Tidbits about Laura Ingalls Wilder

Little bits and pieces of information and trivia about Laura Ingalls Wilder. Some you may know, some you may not…

Based on the arrival in America of Edmund and Francis Ingalls in 1628, and at the rate they and their families reproduced at an average of ten offspring per generation over the next 3+ centuries, it can be conclusively proven that every single person on the planet is, in fact, an Ingalls.

The only original “Little House” as described in Laura’s books that is still standing is the Surveyor’s House from “By the Shores of Silver Lake.” It is not, however, in its original location. The house was moved into the town of DeSmet, South Dakota.

Laura Ingalls Wilder and Almanzo Wilder were quite small in stature, especially by current standards. Laura was 4 feet 11 inches tall, and Almanzo was 5 feet 4 inches tall. They were not, however, much below average for the time they were born. As part of my research into Civil War Missouri I’ve been through a considerable number of records which indicate few women in 1865 were more than 5 feet tall. You can browse these records on my Civil War St. Louis website. If you visit Laura and Almanzo’s Rocky Ridge home in Mansfield, Missouri you’ll see the custom-made counters in Laura’s kitchen are built quite low to be comfortable for her to work at.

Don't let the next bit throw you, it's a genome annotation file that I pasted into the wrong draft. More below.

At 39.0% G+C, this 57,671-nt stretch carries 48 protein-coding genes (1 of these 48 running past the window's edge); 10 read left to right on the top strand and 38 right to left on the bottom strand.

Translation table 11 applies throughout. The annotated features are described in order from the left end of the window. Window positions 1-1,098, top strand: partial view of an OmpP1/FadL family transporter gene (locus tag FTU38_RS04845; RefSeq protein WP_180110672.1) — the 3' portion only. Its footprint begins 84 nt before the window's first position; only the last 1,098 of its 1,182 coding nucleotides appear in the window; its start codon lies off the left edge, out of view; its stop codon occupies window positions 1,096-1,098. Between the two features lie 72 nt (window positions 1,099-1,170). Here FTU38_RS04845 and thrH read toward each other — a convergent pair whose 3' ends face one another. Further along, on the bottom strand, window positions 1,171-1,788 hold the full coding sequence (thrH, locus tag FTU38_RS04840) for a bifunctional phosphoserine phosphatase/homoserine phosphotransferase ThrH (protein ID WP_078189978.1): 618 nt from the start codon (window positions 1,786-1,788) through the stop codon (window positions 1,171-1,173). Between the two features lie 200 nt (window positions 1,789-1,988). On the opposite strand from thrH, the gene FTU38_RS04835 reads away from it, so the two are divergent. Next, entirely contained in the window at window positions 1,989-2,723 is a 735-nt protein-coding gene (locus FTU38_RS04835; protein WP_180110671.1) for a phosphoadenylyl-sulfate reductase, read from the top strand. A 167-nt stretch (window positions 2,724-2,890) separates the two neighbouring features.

Searching back through Almanzo Wilder’s family history yields no other person named Almanzo. A name origin source says Almanzo is an Old German name meaning “precious man”.

The School for the Blind Mary Ingalls attended in Vinton, Iowa is still open and in operation.

Carrie Ingall’s husband, David Nevin Swanzey, named Mount Rushmore.

Laura Ingalls Wilder spoke Swedish. A neighbor in the Big Woods taught Laura Swedish as a child.

Laura had two sets of “double cousins”. Double cousins are cousins from families where the parents are brothers and sisters from the same two families. In this case Charles “Pa” Ingalls married Caroline “Ma” Quiner. Pa’s brother Peter Ingalls married Ma’s sister Eliza Ann Quiner, having at least 6 children. Also Pa’s sister Pauline Ingalls married Ma’s brother Henry Quiner, having at least 7 children. These children were Laura, Mary, Carrie, and Grace Ingalls’ double-cousins.

Laura’s mother, Caroline Lake Quiner, lost her father, Henry Newton Quiner, when his ship wrecked in a storm on the Great Lakes in October 1844. Hurricane force winds from a storm October 19, 1844 also pushed waters into the city of Buffalo, New York causing disastrous flooding and numerous deaths. About a month after her father’s death, Caroline’s mother gave birth to another child, son Thomas Lewis Quiner. This is the Uncle Tom who told the story of the expedition to the Black Hills.

more to come…

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